Sparging The News: What Beer Legislation Could (Should?) Be

In Beer Politics by Karl

When it merits, GuysDrinkingBeer will bring you the relevant, generally-Chicago-centric information about what you’ll be imbibing around town.  Here’s what’s running through our Mash Tun of Information:

We’re putting a “temporary hold” on our Save the Craft coverage today as some illness and the slow wheels of turning government is slowing the flow of information by just a bit, as well as our efforts to make sure everything is as accurate as possible with the news we’re reporting.  BTW, if you’ve checked on the status of Senate Bill 88 you’ll notice it is scheduled to be heard by the Senate Executive Committee Wednesday afternoon.   All signs point to, including some statehouse contacts, the measure not going before committee Wednesday.

So after you’re done calling your state legislators and telling them this, take a look at this new report on some positive beer legislation coming out of Washington.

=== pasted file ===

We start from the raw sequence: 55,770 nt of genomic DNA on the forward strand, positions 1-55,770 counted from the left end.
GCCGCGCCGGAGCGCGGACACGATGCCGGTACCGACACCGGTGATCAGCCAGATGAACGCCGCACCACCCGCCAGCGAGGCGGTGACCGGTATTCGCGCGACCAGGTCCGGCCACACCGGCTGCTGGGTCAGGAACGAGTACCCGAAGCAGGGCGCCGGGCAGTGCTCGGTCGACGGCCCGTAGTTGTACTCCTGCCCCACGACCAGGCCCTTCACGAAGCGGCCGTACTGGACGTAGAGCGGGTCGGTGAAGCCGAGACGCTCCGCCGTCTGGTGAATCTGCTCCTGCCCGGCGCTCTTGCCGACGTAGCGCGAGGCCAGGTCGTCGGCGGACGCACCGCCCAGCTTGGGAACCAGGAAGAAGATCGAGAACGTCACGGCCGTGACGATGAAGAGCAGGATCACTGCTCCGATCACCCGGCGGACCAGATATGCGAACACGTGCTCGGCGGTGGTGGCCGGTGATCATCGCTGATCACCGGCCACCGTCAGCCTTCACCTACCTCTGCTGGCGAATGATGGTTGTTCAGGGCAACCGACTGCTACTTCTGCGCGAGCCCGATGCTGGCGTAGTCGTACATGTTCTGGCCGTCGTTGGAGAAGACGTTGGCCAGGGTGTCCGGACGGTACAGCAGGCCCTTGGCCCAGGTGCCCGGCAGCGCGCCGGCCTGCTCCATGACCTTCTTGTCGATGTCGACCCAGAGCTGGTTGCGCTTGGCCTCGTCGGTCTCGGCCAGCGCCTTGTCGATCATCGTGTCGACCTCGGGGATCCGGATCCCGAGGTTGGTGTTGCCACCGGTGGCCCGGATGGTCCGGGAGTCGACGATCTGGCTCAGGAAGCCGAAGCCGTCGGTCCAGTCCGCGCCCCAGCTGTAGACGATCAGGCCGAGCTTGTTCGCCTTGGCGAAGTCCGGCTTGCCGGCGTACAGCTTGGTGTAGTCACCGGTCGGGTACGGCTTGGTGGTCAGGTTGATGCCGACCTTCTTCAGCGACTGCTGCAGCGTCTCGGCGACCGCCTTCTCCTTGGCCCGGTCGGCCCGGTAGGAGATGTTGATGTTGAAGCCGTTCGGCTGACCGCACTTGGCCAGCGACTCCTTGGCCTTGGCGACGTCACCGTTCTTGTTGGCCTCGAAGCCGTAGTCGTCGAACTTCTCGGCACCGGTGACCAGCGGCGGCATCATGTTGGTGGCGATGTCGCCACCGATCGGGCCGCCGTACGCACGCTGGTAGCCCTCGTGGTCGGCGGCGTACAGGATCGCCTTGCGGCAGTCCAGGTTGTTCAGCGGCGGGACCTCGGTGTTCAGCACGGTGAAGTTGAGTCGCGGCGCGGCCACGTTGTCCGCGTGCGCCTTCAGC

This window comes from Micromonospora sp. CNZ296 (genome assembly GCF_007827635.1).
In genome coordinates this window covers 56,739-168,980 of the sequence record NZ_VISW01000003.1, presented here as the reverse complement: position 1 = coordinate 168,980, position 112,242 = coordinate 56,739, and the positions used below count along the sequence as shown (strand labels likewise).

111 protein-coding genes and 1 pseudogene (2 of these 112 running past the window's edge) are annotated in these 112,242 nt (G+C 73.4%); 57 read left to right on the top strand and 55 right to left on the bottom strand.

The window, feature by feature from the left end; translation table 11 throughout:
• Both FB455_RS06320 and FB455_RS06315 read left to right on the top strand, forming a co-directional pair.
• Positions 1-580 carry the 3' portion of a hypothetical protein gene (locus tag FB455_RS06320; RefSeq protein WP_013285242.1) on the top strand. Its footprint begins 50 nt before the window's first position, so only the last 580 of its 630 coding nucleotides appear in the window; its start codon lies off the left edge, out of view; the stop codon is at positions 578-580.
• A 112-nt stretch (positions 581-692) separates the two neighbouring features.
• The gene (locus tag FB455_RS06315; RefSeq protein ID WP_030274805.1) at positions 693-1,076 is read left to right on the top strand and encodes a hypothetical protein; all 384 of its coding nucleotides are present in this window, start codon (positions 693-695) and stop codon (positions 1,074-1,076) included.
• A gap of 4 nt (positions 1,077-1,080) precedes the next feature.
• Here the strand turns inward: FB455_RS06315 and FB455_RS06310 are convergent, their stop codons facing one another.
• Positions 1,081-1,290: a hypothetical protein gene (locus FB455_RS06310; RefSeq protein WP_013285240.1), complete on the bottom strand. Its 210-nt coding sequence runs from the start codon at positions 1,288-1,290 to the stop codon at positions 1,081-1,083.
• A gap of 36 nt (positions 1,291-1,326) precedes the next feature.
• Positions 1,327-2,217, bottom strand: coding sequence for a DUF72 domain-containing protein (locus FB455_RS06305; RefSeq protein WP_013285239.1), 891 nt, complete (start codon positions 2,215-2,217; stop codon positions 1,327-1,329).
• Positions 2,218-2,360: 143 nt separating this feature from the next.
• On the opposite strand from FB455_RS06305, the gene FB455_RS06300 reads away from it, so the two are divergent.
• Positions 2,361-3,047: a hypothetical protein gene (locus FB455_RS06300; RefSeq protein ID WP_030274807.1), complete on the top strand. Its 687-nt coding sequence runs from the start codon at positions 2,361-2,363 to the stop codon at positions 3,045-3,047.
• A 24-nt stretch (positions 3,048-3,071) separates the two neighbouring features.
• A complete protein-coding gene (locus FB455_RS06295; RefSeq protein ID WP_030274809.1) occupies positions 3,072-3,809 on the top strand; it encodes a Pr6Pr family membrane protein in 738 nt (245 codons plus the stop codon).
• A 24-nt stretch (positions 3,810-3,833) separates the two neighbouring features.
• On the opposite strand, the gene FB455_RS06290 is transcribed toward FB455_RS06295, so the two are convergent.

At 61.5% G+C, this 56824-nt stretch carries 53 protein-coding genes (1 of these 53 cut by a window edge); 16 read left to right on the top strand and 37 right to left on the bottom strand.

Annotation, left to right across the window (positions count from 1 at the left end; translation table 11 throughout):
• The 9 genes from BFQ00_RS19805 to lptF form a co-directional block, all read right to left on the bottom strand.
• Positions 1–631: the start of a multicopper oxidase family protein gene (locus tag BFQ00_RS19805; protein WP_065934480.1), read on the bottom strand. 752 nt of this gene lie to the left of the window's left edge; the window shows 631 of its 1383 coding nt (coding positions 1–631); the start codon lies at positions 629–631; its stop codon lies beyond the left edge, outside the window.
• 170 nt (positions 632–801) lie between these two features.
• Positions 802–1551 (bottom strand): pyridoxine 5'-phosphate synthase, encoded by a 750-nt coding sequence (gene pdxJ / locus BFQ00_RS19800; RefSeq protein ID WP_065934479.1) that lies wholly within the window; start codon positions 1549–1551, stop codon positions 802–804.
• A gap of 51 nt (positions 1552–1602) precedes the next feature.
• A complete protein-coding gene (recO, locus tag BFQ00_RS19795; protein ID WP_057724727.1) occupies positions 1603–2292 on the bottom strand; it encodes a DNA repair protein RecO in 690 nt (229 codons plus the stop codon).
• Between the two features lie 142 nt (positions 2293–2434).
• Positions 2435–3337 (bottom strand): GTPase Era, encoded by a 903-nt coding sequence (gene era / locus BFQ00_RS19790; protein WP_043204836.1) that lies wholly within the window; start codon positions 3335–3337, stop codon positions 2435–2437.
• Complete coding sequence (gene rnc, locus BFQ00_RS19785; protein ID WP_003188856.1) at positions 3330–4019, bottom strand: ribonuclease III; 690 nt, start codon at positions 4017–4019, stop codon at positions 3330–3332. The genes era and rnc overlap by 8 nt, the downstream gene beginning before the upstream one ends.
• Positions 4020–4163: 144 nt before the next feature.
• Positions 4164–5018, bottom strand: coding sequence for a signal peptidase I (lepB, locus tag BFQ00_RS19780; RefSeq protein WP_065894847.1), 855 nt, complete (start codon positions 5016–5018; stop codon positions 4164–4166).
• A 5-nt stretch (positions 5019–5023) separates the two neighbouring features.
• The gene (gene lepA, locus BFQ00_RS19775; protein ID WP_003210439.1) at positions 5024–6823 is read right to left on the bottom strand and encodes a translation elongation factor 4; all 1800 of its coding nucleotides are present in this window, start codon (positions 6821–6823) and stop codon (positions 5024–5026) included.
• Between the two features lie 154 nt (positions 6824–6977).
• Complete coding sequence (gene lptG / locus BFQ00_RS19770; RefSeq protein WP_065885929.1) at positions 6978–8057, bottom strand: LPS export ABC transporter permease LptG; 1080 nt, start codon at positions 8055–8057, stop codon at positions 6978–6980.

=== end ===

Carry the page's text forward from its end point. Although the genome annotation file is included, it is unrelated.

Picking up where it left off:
Senator Chuck Schumer has introduced legislation called the BEER Act, or the Brewers Excise and Economic Relief Act, as reported by the Ithaca Journal.  Every time you hear someone say that Democrats aren’t interested in cutting taxes, remind yourself of this:

Brewers pay $7 in taxes on each of the first 60,000 barrels they brew every year. The next 1.94 million barrels are taxed at a rate of $18 per barrel.

The BEER Act would reduce the tax on the first 60,000 barrels to $3.50 and to $16 on subsequent barrels.

Any brewery that brews fewer than 6 million barrels of beer per year would be eligible for the tax cut.

If the pending legislation in Springfield is modified or amended in any way that would negatively impact craft brewers in Illinois, perhaps Save the Craft‘s next step is to help make the BEER Act happen.  It might be necessary to offset the expenditures of finding new distribution.  If anything (or at best) in those circumstances, we could at least fight to make it a zero-sum equation.  Brewers would spend more on finding a way to get your beers to market, but at least save some cash at tax time.  It wouldn’t be the best answer – but it could be the next one.

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About the Author



Karl has written about food, travel and beer for Chicago Magazine, Draft Magazine, Thrillist, Time Out Chicago and more. His book, Beer Lovers Chicago, is now available via Amazon and other booksellers. If you're buying, he's likely having a porter or a pale ale.

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